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Service Monkeys Give a Helping Hand to People With Quadriplegia

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It’s not easy to make friends with a capuchin monkey. They’re willful, mischievous and, if they take it into their heads, can break any breakable you’ve got in the house—no small feat for an animal that’s only about two feet tall and weighs just seven pounds.

But if you do click with a capuchin, something deep and sweet can happen. That’s especially so with the monkeys of Helping Hands, in Boston, that spend much of their lives working with people with paraplegia and quadriplegia who need the daily assistance of a full-time aide to fetch objects, turn switches, open bottles and more, and will do the job for love, care and and the occasional lick of peanut butter—or hummus if that is more to their liking.

Photographer Robin Schwartz recently visited one such well-matched team: Siggy, a 30 year old monkey; and Travis Amick, a 31-year old man with quadriplegia with some use of his arms, living in California, to observe their collaboration at work.

Siggy watches a bug that Travis has pointed out, which is a way they can play and communicate while spending time outside in the backyard. Robin Schwartz for TIME

Helping Hands, which works to raise, train and place capuchin monkeys with human partners got its start in 1979 as a graduate project at Tufts University in Massachusetts. In the decades since, the group—a nonprofit which relies on private donations—has grown and thrived, and currently has 120 monkeys in the program, all of which come from a closed breeding facility so that none are taken from the wild. Many of the monkeys currently in the program are already paired with humans; others are in foster homes where they’re initially raised and grow accustomed to being around humans. When they reach the right age, usually about ten years old, they are brought back to the Helping Hands monkey college—yes, that’s a thing—where they learn the work they will ultimately do.

“Their education is all based on positive reinforcement,” says Helping Hands spokeswoman Angela Lett. “Trainers will ring a bell and say ‘good job’ when a monkey gets a skill right.” That’s also when the peanut butter or hummus are used.

Travis and Siggy; Stacey, Travis’ sister, bathes Siggy in the kitchen sink. Robin Schwartz for TIME

Matching up the right monkey with the right human is, Lett says, “similar to online dating.” One of the key variables is the extent of the human’s disability. The gross motor control Travis has retained in his arms allows him to care for himself in many ways that a person with complete quadriplegia couldn’t; just as significantly, he can handle Siggy and thus demonstrate his dominance clearly and physically. A person with complete quadriplegia requires the assistance of at least one other human in the home, and that means that the monkey has to accept two alphas and be content taking the third spot in the household hierarchy.

“If we have, say, a quadriplegic woman whose husband is taking care of her, we want a very submissive monkey,” says Lett.

Siggy watches a bug that Travis has pointed out, which is a way they can play and communicate while spending time outside in the backyard. Robin Schwartz for TIME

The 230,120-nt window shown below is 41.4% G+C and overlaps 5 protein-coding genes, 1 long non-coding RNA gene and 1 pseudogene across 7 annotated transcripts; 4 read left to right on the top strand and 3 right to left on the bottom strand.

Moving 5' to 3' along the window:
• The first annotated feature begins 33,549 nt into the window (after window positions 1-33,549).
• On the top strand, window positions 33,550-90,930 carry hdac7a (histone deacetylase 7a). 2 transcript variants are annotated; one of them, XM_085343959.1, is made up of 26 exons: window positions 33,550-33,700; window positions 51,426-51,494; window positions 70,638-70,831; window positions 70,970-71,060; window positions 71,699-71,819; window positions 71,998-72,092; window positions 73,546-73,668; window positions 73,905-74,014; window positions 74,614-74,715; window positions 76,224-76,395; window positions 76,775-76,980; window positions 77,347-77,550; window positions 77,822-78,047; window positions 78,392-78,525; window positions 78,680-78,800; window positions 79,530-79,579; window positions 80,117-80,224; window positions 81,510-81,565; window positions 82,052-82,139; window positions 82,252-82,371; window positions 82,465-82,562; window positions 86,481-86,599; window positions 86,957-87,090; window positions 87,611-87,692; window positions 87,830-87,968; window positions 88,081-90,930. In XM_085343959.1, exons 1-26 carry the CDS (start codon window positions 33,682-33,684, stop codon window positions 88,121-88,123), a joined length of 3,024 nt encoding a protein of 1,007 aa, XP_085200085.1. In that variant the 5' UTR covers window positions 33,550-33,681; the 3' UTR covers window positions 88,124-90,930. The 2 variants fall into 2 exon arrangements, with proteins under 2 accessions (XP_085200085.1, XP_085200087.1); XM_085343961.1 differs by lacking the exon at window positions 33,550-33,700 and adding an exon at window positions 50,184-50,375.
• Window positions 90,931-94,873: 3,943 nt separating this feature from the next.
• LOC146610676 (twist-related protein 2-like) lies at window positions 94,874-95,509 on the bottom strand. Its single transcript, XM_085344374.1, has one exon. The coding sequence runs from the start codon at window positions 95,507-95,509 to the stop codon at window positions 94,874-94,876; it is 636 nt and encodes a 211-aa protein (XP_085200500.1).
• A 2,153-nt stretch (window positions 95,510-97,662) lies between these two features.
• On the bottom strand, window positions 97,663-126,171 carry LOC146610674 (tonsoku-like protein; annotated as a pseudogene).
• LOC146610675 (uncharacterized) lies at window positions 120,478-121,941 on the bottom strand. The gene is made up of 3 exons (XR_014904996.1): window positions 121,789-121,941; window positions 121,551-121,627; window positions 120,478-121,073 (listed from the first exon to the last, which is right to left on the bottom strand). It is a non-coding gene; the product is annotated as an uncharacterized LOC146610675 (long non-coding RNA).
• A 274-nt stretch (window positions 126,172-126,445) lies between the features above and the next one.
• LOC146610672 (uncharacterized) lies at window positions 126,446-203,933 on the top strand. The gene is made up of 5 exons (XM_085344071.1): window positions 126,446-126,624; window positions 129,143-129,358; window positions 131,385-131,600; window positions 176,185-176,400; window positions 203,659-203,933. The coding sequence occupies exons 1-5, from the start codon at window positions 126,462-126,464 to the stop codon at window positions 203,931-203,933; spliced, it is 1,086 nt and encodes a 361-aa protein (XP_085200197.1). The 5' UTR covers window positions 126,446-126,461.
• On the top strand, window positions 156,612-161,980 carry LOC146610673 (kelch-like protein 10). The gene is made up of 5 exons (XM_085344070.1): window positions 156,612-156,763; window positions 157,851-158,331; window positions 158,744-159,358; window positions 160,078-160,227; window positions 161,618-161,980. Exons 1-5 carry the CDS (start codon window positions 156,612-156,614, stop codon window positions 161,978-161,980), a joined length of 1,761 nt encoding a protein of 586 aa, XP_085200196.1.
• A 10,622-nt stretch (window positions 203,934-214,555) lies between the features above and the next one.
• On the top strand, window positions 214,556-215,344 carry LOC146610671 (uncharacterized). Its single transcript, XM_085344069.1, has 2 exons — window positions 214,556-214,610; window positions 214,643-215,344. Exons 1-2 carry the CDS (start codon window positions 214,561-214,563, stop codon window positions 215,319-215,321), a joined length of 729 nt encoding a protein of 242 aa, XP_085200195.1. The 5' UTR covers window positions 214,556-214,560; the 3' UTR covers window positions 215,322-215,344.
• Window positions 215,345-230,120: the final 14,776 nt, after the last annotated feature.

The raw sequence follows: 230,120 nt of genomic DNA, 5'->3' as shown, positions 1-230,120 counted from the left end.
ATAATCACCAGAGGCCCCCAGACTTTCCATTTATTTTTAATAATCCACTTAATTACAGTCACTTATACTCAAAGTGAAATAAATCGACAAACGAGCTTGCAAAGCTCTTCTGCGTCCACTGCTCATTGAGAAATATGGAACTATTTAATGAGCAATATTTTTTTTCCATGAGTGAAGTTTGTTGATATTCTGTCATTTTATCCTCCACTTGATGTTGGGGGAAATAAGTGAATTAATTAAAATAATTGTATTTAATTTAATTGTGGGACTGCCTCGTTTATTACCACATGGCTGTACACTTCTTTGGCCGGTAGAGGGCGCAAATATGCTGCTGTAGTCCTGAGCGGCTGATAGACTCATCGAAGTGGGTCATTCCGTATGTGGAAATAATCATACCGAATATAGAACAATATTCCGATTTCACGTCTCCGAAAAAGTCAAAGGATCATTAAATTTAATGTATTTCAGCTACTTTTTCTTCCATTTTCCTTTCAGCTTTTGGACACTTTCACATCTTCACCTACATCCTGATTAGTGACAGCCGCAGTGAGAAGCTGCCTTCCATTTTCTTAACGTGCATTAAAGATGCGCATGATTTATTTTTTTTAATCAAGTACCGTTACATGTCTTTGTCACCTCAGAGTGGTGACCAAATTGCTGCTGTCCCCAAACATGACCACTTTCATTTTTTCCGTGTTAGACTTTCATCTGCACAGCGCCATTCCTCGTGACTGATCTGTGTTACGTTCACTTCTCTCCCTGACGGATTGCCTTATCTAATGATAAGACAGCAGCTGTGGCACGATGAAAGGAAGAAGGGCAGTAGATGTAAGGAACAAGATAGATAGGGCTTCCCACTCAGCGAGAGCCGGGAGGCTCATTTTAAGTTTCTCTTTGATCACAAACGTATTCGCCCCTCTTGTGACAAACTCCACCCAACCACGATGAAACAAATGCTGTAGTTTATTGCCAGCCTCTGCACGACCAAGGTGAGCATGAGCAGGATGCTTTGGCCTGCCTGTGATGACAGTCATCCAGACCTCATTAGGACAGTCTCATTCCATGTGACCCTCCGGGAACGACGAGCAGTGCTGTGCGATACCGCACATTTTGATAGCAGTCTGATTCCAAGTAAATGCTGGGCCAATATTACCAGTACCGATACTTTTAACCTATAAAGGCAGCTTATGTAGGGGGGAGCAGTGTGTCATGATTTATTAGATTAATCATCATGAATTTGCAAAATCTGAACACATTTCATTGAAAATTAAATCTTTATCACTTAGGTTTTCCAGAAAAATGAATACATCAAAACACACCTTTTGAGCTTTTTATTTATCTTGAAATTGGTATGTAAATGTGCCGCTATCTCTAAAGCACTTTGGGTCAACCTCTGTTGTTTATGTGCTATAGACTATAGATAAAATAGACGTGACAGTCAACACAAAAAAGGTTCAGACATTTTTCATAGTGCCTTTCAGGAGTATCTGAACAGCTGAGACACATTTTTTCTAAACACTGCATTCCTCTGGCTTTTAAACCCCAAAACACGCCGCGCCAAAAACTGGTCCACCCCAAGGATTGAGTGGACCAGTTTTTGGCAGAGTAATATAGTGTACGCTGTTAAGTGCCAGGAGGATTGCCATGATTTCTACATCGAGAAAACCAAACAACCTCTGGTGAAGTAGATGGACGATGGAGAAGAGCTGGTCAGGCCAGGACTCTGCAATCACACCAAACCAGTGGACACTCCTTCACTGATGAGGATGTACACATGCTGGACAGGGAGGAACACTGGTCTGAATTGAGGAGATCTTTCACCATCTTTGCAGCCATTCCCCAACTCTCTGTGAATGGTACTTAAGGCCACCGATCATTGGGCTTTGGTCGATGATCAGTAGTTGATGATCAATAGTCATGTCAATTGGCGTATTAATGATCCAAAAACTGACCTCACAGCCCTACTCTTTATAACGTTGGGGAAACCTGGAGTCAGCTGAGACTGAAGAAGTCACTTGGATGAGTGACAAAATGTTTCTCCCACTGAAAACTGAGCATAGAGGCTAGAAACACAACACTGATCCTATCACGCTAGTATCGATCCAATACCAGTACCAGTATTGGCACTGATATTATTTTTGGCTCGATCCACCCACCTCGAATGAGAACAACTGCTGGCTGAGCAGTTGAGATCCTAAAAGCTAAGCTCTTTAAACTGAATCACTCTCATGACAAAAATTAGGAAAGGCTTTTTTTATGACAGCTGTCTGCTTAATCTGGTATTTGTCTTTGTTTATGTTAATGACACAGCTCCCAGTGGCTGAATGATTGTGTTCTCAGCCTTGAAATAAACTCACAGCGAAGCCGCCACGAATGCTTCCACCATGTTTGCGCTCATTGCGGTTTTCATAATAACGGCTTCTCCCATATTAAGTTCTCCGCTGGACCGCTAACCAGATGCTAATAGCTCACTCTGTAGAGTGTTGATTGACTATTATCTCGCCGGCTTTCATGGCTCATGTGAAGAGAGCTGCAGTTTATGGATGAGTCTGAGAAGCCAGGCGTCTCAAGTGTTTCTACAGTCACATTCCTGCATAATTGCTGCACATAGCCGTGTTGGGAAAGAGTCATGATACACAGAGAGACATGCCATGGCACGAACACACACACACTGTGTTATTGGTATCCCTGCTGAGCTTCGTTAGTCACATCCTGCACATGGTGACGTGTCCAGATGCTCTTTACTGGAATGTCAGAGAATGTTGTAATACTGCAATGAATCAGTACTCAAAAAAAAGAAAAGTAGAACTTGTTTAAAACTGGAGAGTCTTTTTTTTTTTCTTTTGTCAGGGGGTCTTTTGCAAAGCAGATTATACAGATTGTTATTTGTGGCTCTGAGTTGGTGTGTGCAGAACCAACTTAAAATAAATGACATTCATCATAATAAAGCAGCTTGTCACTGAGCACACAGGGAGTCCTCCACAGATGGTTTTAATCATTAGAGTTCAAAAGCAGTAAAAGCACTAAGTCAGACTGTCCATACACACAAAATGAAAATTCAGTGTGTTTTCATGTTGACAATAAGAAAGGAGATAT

Once capuchins do integrate into a human home, one of the things that makes them such effective helpmates is that in terms of muscle power, they punch above their weight. “Capuchins have a very high strength-to- weight ratio,” says Lett. “This allows them to do things like open drawers and doors.” They can also reposition a heavy human limb that has slipped from the footrest or arm of a wheelchair.

What’s more, they have the smarts to make the best use of their strength and dexterity. Capuchins can learn not only to unscrew the top from bottles, but to insert a straw; they can also operate CDs and DVDs, and stand by patiently as a human reads a book and turn the pages when asked. They are also often adept at figuring out how to do things they have not been trained to do.

Travis and Siggy hang out in the backyard of Travis and Stacey’s home in California. Robin Schwartz for TIME

“Shortly after Travis had Siggy, his wheelchair got stuck in a awkward reclining position and when he tried to call his sister for help, his cell phone dropped on the ground and the battery popped out,” says Lett. “Siggy collected both pieces of the phone and put the battery back in.”

No monkey-human pair can last forever. Illnesses and complications from paralysis often claim people young—Christopher Reeve died of sepsis when he was only 52, just nine years after his injury. And even if the humans remain strong and healthy, the monkeys age out of the work. When they retire or a recipient dies, they return to live at the monkey college. Lett does not know if they experience grief or a sense of loss, but if they do, it’s eased some by coming home to so familiar a place.

Travis pets Siggy as she relaxes on his lap. Robin Schwartz for TIME

“Because they’re so hierarchical, they remember individuals,” says Lett. “They can determine, ‘Here are my favorite monkey friends from last time, here are the trainers I know, here are the new ones.’”

Like many humans, a monkey that has worked hard gets the chance to retire well. Like humans too, they deserve it.

Robin Schwartz’s photography often focuses on “animals and the people that are devoted to animals”. Her work has been published in books, multiple publications, and museums around the world.

Helping Hands Monkey Helpers is a non-profit organization that helps adults with spinal cord injuries and other mobility impairments live more independent and engaged lives with the help of highly trained capuchin monkeys.

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